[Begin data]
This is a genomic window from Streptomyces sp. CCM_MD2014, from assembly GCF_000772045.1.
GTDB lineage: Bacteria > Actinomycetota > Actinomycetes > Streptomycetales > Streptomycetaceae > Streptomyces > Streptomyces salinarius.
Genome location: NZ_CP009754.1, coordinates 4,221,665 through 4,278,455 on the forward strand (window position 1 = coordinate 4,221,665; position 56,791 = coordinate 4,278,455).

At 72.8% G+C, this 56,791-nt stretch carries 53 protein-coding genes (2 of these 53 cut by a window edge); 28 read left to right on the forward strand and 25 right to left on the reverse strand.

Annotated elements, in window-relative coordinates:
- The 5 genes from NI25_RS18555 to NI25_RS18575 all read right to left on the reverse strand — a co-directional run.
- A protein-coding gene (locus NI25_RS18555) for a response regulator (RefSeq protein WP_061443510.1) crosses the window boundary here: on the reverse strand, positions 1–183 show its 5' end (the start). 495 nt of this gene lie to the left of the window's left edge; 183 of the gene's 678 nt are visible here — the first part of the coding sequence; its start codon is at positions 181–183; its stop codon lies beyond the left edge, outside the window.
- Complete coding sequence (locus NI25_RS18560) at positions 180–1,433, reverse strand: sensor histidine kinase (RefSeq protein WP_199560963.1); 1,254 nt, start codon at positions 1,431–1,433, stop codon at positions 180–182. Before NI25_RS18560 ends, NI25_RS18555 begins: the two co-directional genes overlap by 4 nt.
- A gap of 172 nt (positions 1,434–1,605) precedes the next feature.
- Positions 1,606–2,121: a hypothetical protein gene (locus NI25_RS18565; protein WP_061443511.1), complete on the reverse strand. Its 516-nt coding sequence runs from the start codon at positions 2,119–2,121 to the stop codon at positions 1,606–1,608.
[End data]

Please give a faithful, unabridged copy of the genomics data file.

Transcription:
This is a genomic window from Streptomyces sp. CCM_MD2014, from assembly GCF_000772045.1.
GTDB lineage: Bacteria > Actinomycetota > Actinomycetes > Streptomycetales > Streptomycetaceae > Streptomyces > Streptomyces salinarius.
Genome location: NZ_CP009754.1, coordinates 4,221,665 through 4,278,455 on the forward strand (window position 1 = coordinate 4,221,665; position 56,791 = coordinate 4,278,455).

At 72.8% G+C, this 56,791-nt stretch carries 53 protein-coding genes (2 of these 53 cut by a window edge); 28 read left to right on the forward strand and 25 right to left on the reverse strand.

Annotated elements, in window-relative coordinates:
- The 5 genes from NI25_RS18555 to NI25_RS18575 all read right to left on the reverse strand — a co-directional run.
- A protein-coding gene (locus NI25_RS18555) for a response regulator (RefSeq protein WP_061443510.1) crosses the window boundary here: on the reverse strand, positions 1–183 show its 5' end (the start). 495 nt of this gene lie to the left of the window's left edge; 183 of the gene's 678 nt are visible here — the first part of the coding sequence; its start codon is at positions 181–183; its stop codon lies beyond the left edge, outside the window.
- Complete coding sequence (locus NI25_RS18560) at positions 180–1,433, reverse strand: sensor histidine kinase (RefSeq protein WP_199560963.1); 1,254 nt, start codon at positions 1,431–1,433, stop codon at positions 180–182. Before NI25_RS18560 ends, NI25_RS18555 begins: the two co-directional genes overlap by 4 nt.
- A gap of 172 nt (positions 1,434–1,605) precedes the next feature.
- Positions 1,606–2,121: a hypothetical protein gene (locus NI25_RS18565; protein WP_061443511.1), complete on the reverse strand. Its 516-nt coding sequence runs from the start codon at positions 2,119–2,121 to the stop codon at positions 1,606–1,608.